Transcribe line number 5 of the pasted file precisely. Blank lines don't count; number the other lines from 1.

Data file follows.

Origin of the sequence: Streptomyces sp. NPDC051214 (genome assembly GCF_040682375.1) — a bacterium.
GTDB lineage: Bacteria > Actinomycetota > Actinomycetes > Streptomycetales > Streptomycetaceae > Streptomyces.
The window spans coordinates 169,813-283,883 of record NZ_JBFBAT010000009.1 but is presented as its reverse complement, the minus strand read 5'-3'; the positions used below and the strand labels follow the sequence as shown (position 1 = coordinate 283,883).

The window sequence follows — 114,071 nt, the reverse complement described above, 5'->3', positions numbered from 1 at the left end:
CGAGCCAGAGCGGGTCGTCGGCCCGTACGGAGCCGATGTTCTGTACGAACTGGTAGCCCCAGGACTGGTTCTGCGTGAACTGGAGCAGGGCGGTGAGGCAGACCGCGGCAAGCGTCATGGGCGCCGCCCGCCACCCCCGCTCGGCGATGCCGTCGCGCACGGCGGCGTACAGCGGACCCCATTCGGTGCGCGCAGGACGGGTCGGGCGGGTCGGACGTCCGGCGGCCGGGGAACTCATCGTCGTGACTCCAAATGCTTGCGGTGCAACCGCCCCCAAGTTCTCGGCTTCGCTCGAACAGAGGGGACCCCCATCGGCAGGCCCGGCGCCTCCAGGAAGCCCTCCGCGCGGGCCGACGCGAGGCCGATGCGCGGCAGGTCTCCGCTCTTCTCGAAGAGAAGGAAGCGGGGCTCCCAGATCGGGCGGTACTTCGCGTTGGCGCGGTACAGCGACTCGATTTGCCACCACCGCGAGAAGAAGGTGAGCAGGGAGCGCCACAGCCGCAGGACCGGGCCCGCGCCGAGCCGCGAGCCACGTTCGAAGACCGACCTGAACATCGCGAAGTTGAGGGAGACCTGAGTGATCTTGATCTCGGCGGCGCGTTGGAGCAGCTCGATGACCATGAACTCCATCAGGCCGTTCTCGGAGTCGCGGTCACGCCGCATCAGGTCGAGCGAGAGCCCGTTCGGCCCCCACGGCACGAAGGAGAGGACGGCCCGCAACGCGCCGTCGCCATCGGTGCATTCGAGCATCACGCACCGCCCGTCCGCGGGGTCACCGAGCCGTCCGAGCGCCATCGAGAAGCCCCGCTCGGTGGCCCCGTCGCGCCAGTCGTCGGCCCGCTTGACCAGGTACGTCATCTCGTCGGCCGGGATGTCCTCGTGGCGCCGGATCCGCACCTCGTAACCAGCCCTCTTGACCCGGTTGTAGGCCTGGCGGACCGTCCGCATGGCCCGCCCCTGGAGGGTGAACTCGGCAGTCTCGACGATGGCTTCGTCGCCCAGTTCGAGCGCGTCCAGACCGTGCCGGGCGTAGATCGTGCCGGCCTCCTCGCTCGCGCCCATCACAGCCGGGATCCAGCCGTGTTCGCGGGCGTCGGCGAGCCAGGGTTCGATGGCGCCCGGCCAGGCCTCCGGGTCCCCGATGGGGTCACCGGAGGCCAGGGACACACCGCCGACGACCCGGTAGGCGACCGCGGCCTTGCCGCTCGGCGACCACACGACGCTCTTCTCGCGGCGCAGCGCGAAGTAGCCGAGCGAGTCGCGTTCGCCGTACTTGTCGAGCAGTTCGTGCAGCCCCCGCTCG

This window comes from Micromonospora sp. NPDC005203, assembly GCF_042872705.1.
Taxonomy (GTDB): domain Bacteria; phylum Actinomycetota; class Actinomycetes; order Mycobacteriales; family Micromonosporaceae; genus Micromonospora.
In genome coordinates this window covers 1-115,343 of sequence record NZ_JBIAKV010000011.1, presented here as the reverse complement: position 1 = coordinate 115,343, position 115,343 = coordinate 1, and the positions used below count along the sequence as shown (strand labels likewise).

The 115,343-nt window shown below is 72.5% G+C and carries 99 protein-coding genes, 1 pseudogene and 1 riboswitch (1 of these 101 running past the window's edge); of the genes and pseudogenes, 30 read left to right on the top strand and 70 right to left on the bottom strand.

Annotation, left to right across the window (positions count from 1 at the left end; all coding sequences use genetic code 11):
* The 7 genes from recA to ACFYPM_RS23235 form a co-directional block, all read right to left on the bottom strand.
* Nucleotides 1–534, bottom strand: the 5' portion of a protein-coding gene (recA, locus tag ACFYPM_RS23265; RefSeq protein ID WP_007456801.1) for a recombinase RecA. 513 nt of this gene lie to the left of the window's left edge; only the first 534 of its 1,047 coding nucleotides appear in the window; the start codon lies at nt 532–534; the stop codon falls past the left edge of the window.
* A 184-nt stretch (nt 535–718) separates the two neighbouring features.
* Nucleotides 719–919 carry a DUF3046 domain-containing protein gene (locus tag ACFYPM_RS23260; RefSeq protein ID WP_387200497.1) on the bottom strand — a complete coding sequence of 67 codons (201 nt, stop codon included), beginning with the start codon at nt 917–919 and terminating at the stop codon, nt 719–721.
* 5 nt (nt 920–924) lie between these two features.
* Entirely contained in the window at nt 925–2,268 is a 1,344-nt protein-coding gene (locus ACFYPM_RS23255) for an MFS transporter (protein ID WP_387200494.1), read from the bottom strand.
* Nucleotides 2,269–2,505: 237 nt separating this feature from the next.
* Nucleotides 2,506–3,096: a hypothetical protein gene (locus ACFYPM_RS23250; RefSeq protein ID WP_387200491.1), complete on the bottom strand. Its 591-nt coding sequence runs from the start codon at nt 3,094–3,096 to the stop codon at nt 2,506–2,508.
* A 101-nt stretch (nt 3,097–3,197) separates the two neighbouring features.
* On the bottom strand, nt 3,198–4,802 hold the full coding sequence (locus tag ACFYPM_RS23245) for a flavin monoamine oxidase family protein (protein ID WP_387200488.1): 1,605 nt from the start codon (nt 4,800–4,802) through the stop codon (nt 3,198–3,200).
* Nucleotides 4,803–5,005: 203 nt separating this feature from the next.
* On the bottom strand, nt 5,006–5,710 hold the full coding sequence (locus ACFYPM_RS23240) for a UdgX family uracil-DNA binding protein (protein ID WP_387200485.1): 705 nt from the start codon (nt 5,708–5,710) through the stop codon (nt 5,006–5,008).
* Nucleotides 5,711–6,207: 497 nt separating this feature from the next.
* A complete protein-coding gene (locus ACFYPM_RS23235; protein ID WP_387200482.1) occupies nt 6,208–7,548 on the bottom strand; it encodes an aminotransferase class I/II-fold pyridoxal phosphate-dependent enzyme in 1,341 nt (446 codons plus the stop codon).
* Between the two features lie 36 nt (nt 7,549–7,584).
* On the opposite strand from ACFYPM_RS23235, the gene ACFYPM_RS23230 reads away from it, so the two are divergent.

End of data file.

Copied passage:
CGAGCCAGAGCGGGTCGTCGGCCCGTACGGAGCCGATGTTCTGTACGAACTGGTAGCCCCAGGACTGGTTCTGCGTGAACTGGAGCAGGGCGGTGAGGCAGACCGCGGCAAGCGTCATGGGCGCCGCCCGCCACCCCCGCTCGGCGATGCCGTCGCGCACGGCGGCGTACAGCGGACCCCATTCGGTGCGCGCAGGACGGGTCGGGCGGGTCGGACGTCCGGCGGCCGGGGAACTCATCGTCGTGACTCCAAATGCTTGCGGTGCAACCGCCCCCAAGTTCTCGGCTTCGCTCGAACAGAGGGGACCCCCATCGGCAGGCCCGGCGCCTCCAGGAAGCCCTCCGCGCGGGCCGACGCGAGGCCGATGCGCGGCAGGTCTCCGCTCTTCTCGAAGAGAAGGAAGCGGGGCTCCCAGATCGGGCGGTACTTCGCGTTGGCGCGGTACAGCGACTCGATTTGCCACCACCGCGAGAAGAAGGTGAGCAGGGAGCGCCACAGCCGCAGGACCGGGCCCGCGCCGAGCCGCGAGCCACGTTCGAAGACCGACCTGAACATCGCGAAGTTGAGGGAGACCTGAGTGATCTTGATCTCGGCGGCGCGTTGGAGCAGCTCGATGACCATGAACTCCATCAGGCCGTTCTCGGAGTCGCGGTCACGCCGCATCAGGTCGAGCGAGAGCCCGTTCGGCCCCCACGGCACGAAGGAGAGGACGGCCCGCAACGCGCCGTCGCCATCGGTGCATTCGAGCATCACGCACCGCCCGTCCGCGGGGTCACCGAGCCGTCCGAGCGCCATCGAGAAGCCCCGCTCGGTGGCCCCGTCGCGCCAGTCGTCGGCCCGCTTGACCAGGTACGTCATCTCGTCGGCCGGGATGTCCTCGTGGCGCCGGATCCGCACCTCGTAACCAGCCCTCTTGACCCGGTTGTAGGCCTGGCGGACCGTCCGCATGGCCCGCCCCTGGAGGGTGAACTCGGCAGTCTCGACGATGGCTTCGTCGCCCAGTTCGAGCGCGTCCAGACCGTGCCGGGCGTAGATCGTGCCGGCCTCCTCGCTCGCGCCCATCACAGCCGGGATCCAGCCGTGTTCGCGGGCGTCGGCGAGCCAGGGTTCGATGGCGCCCGGCCAGGCCTCCGGGTCCCCGATGGGGTCACCGGAGGCCAGGGACACACCGCCGACGACCCGGTAGGCGACCGCGGCCTTGCCGCTCGGCGACCACACGACGCTCTTCTCGCGGCGCAGCGCGAAGTAGCCGAGCGAGTCGCGTTCGCCGTACTTGTCGAGCAGTTCGTGCAGCCCCCGCTCG